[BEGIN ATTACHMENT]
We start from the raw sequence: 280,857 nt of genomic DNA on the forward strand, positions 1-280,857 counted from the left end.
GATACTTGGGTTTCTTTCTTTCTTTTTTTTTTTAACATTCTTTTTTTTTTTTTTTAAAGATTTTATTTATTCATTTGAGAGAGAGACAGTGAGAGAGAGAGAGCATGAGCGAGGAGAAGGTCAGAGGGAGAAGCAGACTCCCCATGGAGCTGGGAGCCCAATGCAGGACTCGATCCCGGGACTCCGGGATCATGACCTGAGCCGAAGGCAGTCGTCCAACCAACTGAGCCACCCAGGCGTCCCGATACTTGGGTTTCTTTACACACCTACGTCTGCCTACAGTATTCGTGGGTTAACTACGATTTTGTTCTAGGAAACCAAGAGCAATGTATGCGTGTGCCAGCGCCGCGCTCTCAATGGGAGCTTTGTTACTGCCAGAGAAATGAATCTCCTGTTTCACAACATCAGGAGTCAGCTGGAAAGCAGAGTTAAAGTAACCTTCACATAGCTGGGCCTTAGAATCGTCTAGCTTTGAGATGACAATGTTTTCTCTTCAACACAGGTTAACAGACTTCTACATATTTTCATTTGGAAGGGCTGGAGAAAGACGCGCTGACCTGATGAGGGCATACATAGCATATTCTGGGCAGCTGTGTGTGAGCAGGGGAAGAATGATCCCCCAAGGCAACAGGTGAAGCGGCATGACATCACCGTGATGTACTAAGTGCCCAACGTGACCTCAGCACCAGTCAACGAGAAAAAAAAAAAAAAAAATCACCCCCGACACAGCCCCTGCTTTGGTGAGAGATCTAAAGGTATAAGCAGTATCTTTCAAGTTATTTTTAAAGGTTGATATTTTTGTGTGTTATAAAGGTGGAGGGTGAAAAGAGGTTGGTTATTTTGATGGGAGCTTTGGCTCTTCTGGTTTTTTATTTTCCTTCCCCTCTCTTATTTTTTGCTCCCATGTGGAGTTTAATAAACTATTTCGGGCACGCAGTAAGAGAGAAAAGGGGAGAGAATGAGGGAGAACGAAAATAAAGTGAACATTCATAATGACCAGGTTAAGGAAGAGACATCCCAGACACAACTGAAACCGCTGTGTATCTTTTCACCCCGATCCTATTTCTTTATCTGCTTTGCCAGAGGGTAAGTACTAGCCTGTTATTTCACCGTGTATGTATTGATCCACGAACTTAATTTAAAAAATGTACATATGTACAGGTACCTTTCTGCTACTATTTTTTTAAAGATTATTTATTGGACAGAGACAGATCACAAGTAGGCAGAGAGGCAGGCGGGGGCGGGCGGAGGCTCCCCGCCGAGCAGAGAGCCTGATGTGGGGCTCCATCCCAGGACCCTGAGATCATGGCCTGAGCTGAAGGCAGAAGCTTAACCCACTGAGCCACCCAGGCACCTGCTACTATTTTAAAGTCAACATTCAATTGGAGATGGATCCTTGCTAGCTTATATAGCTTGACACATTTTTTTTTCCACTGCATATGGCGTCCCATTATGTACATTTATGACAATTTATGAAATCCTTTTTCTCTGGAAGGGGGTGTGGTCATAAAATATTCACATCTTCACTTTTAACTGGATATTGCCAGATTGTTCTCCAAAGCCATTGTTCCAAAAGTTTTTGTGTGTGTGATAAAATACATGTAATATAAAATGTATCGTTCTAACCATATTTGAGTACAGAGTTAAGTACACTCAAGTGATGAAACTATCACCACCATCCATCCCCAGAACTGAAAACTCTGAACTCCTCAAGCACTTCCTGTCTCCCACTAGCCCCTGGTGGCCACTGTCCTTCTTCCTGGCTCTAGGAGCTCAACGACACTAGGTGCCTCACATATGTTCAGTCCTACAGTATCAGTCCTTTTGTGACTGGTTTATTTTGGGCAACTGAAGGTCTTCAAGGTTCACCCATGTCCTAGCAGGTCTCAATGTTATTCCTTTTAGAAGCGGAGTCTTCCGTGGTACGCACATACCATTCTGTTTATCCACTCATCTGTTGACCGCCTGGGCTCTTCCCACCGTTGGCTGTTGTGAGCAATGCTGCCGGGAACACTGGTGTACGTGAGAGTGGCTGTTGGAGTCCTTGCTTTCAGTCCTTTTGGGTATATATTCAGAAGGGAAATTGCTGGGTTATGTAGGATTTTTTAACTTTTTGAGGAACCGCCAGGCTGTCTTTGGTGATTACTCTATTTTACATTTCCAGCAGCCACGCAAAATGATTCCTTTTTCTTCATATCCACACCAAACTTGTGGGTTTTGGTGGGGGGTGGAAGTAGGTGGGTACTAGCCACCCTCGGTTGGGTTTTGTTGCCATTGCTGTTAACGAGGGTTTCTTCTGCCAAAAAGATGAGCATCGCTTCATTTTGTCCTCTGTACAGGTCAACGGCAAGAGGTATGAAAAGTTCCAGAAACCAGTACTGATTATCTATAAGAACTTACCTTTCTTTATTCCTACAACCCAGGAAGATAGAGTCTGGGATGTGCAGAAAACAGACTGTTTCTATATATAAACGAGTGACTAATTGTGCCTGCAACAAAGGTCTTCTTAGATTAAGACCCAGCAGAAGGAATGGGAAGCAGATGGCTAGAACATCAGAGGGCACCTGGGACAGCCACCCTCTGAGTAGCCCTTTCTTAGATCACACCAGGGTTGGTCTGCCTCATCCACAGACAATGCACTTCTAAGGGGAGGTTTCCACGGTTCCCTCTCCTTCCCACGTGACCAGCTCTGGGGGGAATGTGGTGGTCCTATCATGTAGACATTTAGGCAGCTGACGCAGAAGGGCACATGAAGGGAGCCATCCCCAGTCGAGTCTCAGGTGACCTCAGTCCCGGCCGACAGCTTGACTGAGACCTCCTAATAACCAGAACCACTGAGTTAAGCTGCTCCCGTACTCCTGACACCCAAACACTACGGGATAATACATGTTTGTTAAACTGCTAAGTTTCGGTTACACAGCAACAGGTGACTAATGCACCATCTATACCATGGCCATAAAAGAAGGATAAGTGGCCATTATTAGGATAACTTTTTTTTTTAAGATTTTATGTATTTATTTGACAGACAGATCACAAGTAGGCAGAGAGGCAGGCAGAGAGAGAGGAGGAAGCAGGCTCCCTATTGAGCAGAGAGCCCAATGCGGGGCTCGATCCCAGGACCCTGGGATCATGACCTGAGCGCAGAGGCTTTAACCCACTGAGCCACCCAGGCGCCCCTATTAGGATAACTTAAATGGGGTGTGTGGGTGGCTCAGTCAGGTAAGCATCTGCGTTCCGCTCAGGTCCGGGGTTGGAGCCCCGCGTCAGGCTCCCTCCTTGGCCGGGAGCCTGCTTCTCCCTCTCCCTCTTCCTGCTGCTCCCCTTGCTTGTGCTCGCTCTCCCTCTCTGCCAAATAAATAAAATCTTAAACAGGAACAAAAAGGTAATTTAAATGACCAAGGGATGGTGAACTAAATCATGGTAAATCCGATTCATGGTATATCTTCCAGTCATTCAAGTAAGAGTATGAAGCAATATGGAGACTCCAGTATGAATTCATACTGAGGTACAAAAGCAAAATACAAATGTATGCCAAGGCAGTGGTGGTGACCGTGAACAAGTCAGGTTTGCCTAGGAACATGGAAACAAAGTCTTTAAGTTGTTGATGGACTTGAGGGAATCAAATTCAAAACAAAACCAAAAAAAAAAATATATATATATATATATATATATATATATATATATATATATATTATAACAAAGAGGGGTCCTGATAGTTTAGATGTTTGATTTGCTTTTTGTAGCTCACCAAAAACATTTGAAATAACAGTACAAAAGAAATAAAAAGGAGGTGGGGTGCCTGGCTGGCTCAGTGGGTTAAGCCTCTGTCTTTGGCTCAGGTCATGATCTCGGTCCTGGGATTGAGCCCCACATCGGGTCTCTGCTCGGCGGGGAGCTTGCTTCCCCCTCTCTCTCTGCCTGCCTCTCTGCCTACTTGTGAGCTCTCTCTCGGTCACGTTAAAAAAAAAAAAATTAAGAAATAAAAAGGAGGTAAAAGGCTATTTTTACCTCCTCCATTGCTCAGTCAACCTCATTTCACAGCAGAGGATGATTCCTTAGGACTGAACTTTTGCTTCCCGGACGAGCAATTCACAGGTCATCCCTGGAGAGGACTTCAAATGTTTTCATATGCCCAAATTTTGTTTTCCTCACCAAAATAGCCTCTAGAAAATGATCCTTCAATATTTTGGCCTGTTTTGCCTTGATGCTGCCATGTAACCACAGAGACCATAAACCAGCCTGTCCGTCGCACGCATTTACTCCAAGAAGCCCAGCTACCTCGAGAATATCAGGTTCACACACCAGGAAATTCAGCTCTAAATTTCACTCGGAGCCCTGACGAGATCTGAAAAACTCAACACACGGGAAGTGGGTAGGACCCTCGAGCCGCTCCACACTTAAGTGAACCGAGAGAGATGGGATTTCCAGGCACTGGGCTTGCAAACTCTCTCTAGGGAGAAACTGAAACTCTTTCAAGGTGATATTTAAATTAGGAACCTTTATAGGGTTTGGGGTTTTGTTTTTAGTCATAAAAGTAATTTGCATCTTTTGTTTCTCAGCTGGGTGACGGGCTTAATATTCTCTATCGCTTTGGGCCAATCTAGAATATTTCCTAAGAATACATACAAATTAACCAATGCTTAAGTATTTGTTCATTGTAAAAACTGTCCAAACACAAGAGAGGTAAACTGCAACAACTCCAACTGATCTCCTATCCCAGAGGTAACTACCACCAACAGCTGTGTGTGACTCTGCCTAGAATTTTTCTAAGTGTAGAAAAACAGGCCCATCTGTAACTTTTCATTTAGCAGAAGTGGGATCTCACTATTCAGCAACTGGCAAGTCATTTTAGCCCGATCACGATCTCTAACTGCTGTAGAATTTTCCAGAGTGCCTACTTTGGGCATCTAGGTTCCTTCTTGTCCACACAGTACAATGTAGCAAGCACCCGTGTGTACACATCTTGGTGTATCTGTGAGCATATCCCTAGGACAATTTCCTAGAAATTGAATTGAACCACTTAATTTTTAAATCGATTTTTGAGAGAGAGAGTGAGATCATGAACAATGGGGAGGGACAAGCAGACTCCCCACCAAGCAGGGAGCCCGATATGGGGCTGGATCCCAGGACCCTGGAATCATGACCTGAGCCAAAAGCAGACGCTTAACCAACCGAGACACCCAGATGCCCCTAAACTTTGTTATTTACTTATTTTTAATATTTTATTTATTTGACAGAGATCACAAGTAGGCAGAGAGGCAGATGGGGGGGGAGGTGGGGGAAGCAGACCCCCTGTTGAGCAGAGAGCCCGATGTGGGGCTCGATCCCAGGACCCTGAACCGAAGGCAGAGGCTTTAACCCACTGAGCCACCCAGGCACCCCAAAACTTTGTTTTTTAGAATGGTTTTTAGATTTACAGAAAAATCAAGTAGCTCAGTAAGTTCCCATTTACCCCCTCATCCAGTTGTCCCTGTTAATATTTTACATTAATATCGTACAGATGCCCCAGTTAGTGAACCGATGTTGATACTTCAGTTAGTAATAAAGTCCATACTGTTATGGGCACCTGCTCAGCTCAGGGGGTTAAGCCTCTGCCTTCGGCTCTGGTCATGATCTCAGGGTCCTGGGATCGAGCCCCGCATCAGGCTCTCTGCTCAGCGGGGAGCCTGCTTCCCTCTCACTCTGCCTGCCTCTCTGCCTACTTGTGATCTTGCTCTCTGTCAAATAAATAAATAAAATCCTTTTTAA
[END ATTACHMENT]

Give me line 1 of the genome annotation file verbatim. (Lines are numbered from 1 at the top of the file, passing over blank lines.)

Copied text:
We start from the raw sequence: 280,857 nt of genomic DNA on the forward strand, positions 1-280,857 counted from the left end.